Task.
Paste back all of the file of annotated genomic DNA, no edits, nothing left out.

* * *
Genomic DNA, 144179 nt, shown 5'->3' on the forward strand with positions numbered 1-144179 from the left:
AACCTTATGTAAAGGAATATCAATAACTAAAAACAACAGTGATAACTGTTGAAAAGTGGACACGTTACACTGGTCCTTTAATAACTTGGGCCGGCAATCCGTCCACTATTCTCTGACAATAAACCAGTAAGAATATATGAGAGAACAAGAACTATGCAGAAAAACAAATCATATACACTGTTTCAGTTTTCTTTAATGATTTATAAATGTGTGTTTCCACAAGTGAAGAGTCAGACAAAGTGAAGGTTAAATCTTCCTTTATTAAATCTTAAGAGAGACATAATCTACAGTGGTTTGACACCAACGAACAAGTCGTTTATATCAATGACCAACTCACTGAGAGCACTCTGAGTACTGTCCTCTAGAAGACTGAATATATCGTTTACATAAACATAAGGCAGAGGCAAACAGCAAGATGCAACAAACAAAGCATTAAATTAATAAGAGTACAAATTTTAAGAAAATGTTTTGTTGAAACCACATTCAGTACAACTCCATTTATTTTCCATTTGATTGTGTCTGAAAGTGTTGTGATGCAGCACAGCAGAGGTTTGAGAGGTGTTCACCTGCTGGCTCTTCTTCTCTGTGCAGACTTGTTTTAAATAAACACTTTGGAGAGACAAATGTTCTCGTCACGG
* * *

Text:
Genomic DNA, 144179 nt, shown 5'->3' on the forward strand with positions numbered 1-144179 from the left:
AACCTTATGTAAAGGAATATCAATAACTAAAAACAACAGTGATAACTGTTGAAAAGTGGACACGTTACACTGGTCCTTTAATAACTTGGGCCGGCAATCCGTCCACTATTCTCTGACAATAAACCAGTAAGAATATATGAGAGAACAAGAACTATGCAGAAAAACAAATCATATACACTGTTTCAGTTTTCTTTAATGATTTATAAATGTGTGTTTCCACAAGTGAAGAGTCAGACAAAGTGAAGGTTAAATCTTCCTTTATTAAATCTTAAGAGAGACATAATCTACAGTGGTTTGACACCAACGAACAAGTCGTTTATATCAATGACCAACTCACTGAGAGCACTCTGAGTACTGTCCTCTAGAAGACTGAATATATCGTTTACATAAACATAAGGCAGAGGCAAACAGCAAGATGCAACAAACAAAGCATTAAATTAATAAGAGTACAAATTTTAAGAAAATGTTTTGTTGAAACCACATTCAGTACAACTCCATTTATTTTCCATTTGATTGTGTCTGAAAGTGTTGTGATGCAGCACAGCAGAGGTTTGAGAGGTGTTCACCTGCTGGCTCTTCTTCTCTGTGCAGACTTGTTTTAAATAAACACTTTGGAGAGACAAATGTTCTCGTCACGG